Monday evening, Tropical Storm Harvey had drifted to the Texas coastline Monday and strengthened ever so slightly near the warm waters of the Gulf of Mexico. The Hurricane Center said the storm’s peak winds, had increased from 40 to 45 miles per hour. But it stressed rain, not wind, was expected to be the main hazard of concern.
Rain, which had eased some Friday morning, increased in coverage and intensity over the Houston area Monday afternoon and evening. At Houston Hobby Airport, nearly eight inches had fallen Monday (through 9 p.m. central), a new record for the date.
According to the National Weather Service, the forecast of more than a foot of additional rainfall in the Houston area “would have devastating consequences on the continuing rescue and recovery efforts.”
Some areas in Southeast Texas could see storm rainfall totals exceeding 50 inches, which would break state records. An analysis by Eric Berger, a scientist who pens Houston weather blog, concluded Harvey is “almost certainly the biggest U.S. flood-producing storm” on record.
The astronomical rain totals had pushed river levels in Southeast Texas near and beyond record levels.
This flood disaster has easily surpassed the havoc wrought by the landmark Tropical Storm Allison in 2001, the Weather Service said.
Economic damage in the many billions of dollars is inevitable, according to economists and reinsurers.
As Harvey’s center gradually shifts over the Gulf of Mexico into Tuesday, some minor additional strengthening is possible, before again tracking onshore in the vicinity of Galveston Tuesday night.
The rainfall intensity in the Houston area will wax and wane through Thursday, but periods of excessive, flooding rainfall are possible, especially Tuesday into Wednesday. The heaviest rain is expected over the eastern part of the region.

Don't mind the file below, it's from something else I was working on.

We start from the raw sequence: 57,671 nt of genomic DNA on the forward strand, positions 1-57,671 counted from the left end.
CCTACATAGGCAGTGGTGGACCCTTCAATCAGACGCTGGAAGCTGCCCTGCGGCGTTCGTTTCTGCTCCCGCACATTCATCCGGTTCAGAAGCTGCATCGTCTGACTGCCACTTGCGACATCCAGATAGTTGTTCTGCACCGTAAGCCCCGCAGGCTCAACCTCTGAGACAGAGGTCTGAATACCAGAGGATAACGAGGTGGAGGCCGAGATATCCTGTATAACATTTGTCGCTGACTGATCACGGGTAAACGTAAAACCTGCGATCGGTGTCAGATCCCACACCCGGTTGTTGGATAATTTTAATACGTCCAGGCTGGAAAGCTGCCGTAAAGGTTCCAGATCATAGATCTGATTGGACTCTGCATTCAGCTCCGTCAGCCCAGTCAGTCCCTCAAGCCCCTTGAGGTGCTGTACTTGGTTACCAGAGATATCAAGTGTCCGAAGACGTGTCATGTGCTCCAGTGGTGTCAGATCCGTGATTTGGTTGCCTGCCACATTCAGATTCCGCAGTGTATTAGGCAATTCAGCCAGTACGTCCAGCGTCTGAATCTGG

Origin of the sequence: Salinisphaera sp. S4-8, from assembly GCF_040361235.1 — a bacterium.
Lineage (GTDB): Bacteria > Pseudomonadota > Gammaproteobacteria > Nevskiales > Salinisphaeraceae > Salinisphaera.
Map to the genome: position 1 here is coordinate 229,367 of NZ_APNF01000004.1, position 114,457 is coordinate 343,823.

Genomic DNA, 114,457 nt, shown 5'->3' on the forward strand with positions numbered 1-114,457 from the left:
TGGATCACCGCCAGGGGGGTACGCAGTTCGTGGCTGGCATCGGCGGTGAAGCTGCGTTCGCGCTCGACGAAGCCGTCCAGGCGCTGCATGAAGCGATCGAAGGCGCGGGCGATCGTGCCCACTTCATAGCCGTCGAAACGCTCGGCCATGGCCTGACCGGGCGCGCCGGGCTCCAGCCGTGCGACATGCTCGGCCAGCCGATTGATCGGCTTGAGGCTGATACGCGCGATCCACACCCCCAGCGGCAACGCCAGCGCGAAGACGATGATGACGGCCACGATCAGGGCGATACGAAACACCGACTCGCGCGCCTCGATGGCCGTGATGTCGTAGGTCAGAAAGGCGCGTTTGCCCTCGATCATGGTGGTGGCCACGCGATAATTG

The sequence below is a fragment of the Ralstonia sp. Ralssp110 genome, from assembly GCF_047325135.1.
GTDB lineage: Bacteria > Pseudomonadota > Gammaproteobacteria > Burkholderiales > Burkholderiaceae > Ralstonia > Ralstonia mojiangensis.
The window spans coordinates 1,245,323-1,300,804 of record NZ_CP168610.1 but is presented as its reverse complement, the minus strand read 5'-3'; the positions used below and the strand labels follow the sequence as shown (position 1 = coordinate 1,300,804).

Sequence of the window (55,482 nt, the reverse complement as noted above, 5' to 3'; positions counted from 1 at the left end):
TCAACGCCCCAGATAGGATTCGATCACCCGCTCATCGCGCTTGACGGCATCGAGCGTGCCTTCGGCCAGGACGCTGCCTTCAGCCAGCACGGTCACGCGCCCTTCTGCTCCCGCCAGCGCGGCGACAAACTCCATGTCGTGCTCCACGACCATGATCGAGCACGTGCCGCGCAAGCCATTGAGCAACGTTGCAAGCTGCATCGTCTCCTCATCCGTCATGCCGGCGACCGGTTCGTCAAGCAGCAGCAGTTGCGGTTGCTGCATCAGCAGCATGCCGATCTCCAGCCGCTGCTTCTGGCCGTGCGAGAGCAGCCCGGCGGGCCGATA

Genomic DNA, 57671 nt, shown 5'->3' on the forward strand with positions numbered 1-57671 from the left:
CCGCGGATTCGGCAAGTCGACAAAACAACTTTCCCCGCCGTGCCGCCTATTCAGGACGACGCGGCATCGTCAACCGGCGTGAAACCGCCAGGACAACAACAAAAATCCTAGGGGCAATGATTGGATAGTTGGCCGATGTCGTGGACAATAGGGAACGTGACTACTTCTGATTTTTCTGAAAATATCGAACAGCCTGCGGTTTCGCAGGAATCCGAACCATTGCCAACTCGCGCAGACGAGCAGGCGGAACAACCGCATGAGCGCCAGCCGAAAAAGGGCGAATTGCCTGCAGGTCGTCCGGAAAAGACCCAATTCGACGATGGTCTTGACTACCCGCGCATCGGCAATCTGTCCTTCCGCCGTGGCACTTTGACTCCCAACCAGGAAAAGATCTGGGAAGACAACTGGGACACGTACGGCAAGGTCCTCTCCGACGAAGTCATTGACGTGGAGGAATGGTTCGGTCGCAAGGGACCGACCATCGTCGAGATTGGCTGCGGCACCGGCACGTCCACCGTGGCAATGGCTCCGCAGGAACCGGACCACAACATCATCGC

Harvey’s motion will expose southern Louisiana to punishing rainfall as the outer rain bands train north and east over the western coastline of the Pelican State, from Lake Charles to Lafayette. In extreme southwest Louisiana, amounts could reach ten to 15 inches, resulting in severe flooding. Elsewhere, totals of around 6 to 10 inches are possible south of Interstate 10 through Thursday, with amounts tapering off quickly the farther north one goes.
Closer to Baton Rouge and the particularly susceptible New Orleans, a general five to seven inches with isolated ten-inch totals appear likely.
Upper-level steering currents will finally take hold of Harvey beginning Thursday and through much of Friday, driving it northward away from the Texas Gulf Coast, removing it from its fuel source and introducing the possibility of slow dissipation into the weekend. When that occurs, a lesser, more localized flash flood risk will exist late in the week between McAlester and Hugo, Okla., extending farther eastward along the Ouachita Mountains into neighboring Arkansas.
Circulations within the training showers and thunderstorms rotating around Harvey could yield a chance of quick-hitting and short-lived spin-ups, adding insult to injury in places hit hard by flooding. Already, the National Weather Service in Houston has issued 155 Tornado Warnings over just the duration of Harvey, far more than they’ve ever issued in any given year.